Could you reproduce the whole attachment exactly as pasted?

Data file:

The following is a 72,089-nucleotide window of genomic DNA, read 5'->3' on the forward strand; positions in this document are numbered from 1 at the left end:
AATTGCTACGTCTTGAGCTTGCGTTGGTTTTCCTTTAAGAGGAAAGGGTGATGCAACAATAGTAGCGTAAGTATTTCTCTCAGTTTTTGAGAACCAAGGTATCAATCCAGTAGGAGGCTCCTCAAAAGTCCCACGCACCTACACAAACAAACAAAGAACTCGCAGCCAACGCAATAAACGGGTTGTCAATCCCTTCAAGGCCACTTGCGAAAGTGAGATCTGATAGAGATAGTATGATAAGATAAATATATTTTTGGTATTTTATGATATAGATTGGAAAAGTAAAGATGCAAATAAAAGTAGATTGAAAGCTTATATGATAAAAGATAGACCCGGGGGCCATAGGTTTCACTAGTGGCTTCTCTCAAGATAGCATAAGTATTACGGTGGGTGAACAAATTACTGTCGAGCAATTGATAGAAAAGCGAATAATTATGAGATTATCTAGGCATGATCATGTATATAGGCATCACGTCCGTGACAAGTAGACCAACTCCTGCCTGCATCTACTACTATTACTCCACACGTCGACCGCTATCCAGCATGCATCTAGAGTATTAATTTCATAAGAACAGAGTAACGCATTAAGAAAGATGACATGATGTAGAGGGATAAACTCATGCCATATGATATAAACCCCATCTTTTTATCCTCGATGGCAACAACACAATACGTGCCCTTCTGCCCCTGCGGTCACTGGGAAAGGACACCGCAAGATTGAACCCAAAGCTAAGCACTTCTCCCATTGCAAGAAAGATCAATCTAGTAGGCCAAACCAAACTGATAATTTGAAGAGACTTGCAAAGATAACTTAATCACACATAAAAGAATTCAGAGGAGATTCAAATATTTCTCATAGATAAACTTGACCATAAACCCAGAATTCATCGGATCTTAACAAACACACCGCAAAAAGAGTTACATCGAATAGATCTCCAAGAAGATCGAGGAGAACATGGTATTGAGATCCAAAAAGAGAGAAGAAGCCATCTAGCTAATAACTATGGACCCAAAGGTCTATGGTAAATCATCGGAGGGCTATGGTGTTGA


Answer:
The following is a 72,089-nucleotide window of genomic DNA, read 5'->3' on the forward strand; positions in this document are numbered from 1 at the left end:
AATTGCTACGTCTTGAGCTTGCGTTGGTTTTCCTTTAAGAGGAAAGGGTGATGCAACAATAGTAGCGTAAGTATTTCTCTCAGTTTTTGAGAACCAAGGTATCAATCCAGTAGGAGGCTCCTCAAAAGTCCCACGCACCTACACAAACAAACAAAGAACTCGCAGCCAACGCAATAAACGGGTTGTCAATCCCTTCAAGGCCACTTGCGAAAGTGAGATCTGATAGAGATAGTATGATAAGATAAATATATTTTTGGTATTTTATGATATAGATTGGAAAAGTAAAGATGCAAATAAAAGTAGATTGAAAGCTTATATGATAAAAGATAGACCCGGGGGCCATAGGTTTCACTAGTGGCTTCTCTCAAGATAGCATAAGTATTACGGTGGGTGAACAAATTACTGTCGAGCAATTGATAGAAAAGCGAATAATTATGAGATTATCTAGGCATGATCATGTATATAGGCATCACGTCCGTGACAAGTAGACCAACTCCTGCCTGCATCTACTACTATTACTCCACACGTCGACCGCTATCCAGCATGCATCTAGAGTATTAATTTCATAAGAACAGAGTAACGCATTAAGAAAGATGACATGATGTAGAGGGATAAACTCATGCCATATGATATAAACCCCATCTTTTTATCCTCGATGGCAACAACACAATACGTGCCCTTCTGCCCCTGCGGTCACTGGGAAAGGACACCGCAAGATTGAACCCAAAGCTAAGCACTTCTCCCATTGCAAGAAAGATCAATCTAGTAGGCCAAACCAAACTGATAATTTGAAGAGACTTGCAAAGATAACTTAATCACACATAAAAGAATTCAGAGGAGATTCAAATATTTCTCATAGATAAACTTGACCATAAACCCAGAATTCATCGGATCTTAACAAACACACCGCAAAAAGAGTTACATCGAATAGATCTCCAAGAAGATCGAGGAGAACATGGTATTGAGATCCAAAAAGAGAGAAGAAGCCATCTAGCTAATAACTATGGACCCAAAGGTCTATGGTAAATCATCGGAGGGCTATGGTGTTGA